Recently, more than ever, Mesoamericanists have had reason to share in the regret felt by Egyptologists at one aspect of the history of antiquities-looting in Egypt - one clearly tinged with tragic irony. For, as Brian Fagan (1975: 11, 261) and others have pointed out, attempts to remove sculpture from ancient Egyptian sites on a large scale began only in the 1820s, and that was just the period when Champollion was achieving his basic decipherment of Egyptian hieroglyphic writing. Since the coveted basrelief sculptures usually had to be prised from their settings by using chisels and crowbars, any associated hieroglyphic inscriptions tended to end up in smithereens. Champollion himself, as he travelled through Egypt seeking and transcribing texts, became appalled at the destruction, yet more than half a century would pass before collectors and museums came to recognize the damage they were causing through their purchases.
The complete decipherment of Mayan glyphs is an event that neither we, nor perhaps our children, shall ever see: the script is tortuously complicated, as many hieroglyphic writing systems are, and hardly susceptible to rapid and unequivocal ‘codebreaking’. Nevertheless, good progress has been made towards reading the glyphs, with many solid achievements in reconstructing the genealogies and political interaction of royal dynasties of the Classic period (e.g. Berlin 1959; Proskouriakoff 1960). The focus of the present paper is another, more controversial feature of Mayan glyphs: a set of ‘phonetic’ or syllabic units used in spelling Mayan words. Virtually all glyph specialists now accept the validity of these units, but the path to consensus has been difficult and acrimonious. We shall examine here why many good scholars resisted ‘phoneticism’ in Mayan script, and why additional evidence so impressively confirms its existence.
The remarkable progress since 1960 in the decipherment of Maya inscriptions has created unique opportunities for interpretation. The Classic period (AD 250–900) Maya, who for half a century had been interpreted almost entirely from archaeological evidence, have suddenly become an historical civilization. Archaeological data and models can now be combined with and cross-checked against the Maya’s own dynastic records. New data have accumulated so rapidly, however, that communication between specialists in different realms of Maya studies has not kept pace. To stimulate communication, the School of American Research in Santa Fe, New Mexico, sponsored a seminar in October 1986 that brought together a group of epigraphers, art historians and archaeologists to share their data, expertise and divergent approaches. This article will summarize the parts of the seminar that bear upon political history. My debt to the ten colleagues† who participated in the seminar is very great. The experience was genuinely collegial and whatever contribution our efforts make to Maya studies will be the result of the interplay of ideas and viewpoints that we established during our week together.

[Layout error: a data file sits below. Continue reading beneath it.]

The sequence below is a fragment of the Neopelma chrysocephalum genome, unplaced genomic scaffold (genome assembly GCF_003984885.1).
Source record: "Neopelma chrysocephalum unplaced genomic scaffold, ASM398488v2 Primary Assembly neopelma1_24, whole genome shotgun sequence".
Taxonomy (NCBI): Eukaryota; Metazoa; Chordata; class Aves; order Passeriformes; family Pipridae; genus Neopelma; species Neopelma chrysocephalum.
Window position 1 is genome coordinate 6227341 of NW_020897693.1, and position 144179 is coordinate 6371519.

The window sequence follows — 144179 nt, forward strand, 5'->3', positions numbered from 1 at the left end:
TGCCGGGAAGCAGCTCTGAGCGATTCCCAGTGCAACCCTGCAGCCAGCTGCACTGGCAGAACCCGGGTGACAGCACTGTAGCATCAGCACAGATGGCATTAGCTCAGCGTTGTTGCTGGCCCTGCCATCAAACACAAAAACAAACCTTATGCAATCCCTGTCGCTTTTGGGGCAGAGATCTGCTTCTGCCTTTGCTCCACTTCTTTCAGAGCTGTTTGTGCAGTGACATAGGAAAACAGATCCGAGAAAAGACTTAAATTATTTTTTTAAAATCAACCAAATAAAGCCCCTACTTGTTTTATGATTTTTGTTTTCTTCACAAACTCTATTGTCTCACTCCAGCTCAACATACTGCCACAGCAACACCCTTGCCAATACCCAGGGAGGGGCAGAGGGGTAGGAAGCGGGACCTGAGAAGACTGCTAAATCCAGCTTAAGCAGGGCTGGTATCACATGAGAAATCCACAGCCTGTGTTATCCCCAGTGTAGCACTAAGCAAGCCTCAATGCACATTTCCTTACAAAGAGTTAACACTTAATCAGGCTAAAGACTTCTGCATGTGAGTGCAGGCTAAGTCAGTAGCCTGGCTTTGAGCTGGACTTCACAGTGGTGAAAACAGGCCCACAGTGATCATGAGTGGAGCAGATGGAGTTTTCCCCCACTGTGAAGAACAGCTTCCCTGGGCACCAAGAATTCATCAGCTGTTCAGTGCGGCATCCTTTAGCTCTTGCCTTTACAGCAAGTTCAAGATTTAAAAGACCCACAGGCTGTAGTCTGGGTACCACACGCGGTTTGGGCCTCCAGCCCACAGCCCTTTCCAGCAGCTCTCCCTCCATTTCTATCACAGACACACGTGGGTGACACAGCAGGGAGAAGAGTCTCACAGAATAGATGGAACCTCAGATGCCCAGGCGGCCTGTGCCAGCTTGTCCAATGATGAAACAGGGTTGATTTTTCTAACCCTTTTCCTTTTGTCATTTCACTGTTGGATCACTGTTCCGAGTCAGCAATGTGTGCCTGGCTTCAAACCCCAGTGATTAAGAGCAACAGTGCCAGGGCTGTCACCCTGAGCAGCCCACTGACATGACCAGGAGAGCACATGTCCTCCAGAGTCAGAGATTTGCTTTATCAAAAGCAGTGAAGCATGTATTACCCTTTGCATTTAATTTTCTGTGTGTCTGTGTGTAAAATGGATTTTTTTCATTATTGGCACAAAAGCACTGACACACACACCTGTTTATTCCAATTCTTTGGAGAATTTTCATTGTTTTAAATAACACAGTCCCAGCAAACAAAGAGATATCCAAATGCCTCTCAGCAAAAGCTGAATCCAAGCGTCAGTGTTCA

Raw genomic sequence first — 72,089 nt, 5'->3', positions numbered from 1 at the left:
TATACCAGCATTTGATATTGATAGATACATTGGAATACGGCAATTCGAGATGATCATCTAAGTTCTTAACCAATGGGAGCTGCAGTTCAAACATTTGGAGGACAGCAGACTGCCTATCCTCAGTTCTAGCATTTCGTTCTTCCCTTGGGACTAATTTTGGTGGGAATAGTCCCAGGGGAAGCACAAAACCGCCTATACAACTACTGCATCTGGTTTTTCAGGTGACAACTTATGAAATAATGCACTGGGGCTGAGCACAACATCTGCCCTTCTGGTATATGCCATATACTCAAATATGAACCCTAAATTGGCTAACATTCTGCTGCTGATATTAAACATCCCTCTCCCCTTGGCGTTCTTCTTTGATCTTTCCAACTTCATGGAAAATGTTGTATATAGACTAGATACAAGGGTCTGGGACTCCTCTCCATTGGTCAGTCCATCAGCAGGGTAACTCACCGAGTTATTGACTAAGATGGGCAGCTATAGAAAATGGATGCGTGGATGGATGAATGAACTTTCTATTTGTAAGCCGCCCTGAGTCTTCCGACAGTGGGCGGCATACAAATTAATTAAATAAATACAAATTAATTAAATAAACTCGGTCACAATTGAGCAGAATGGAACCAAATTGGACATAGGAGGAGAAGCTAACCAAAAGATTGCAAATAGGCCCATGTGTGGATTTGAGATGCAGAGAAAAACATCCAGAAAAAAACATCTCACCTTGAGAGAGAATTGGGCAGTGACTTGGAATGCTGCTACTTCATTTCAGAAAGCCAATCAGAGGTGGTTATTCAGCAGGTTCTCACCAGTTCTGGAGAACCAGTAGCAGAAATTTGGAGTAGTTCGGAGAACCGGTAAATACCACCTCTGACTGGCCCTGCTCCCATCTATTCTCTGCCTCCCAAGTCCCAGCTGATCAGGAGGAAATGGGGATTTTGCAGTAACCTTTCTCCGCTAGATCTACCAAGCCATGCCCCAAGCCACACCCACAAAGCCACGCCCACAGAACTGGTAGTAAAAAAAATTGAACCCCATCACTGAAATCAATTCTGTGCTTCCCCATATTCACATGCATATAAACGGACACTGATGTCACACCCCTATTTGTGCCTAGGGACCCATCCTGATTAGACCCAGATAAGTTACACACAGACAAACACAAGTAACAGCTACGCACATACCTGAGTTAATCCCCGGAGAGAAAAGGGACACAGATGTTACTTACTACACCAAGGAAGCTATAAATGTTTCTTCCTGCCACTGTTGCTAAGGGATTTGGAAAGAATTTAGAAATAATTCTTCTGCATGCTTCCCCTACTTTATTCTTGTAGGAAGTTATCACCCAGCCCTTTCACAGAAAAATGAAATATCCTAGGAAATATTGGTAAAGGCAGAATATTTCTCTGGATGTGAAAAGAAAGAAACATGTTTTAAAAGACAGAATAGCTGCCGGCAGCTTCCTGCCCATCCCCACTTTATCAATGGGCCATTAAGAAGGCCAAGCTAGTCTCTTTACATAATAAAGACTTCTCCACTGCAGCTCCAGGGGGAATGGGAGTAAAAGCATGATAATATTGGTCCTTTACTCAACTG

Despite decades of extensive study of ancient Maya ceramics, a few basic questions still vex the archaeologist: What were the actual uses of the distinct types of Maya vessels? How can we determine the precise function of some pottery forms? How can we understand the classification the Maya themselves had for their pots? This brief note, using a recently-discovered vessel from Río Azul, Guatemala, as an illustration, will show that such questions can be addressed using combined data from different analytical approaches. Here I also wish to emphasize the notion that some of the most important sources of information on these issues are the hieroglyphic texts painted or carved on numerous Maya ceramics.
The revelations in the study of the Ancient Maya made possible by the revolution in hieroglyphic decipherment have not occurred in isolation. Archaeological investigations within the last three decades have produced a much broader vision of Maya society during the Classic Period than previously possible. Particularly, the study of settlement patterns in conjunction with environmental studies has opened new vistas onto the size and organization of the populations which supported the rulers in their civic-ceremonial centres (Ashmore 1981; Culbert & Rice n.d.). The challenge for the present, and future, is to combine the archaeological record with the studies of inscriptions and politico-religious symbolism, to build a more complete and incisive reconstruction of the past. Where the two records are particularly clear and abundant, we may also aspire to explaining the past.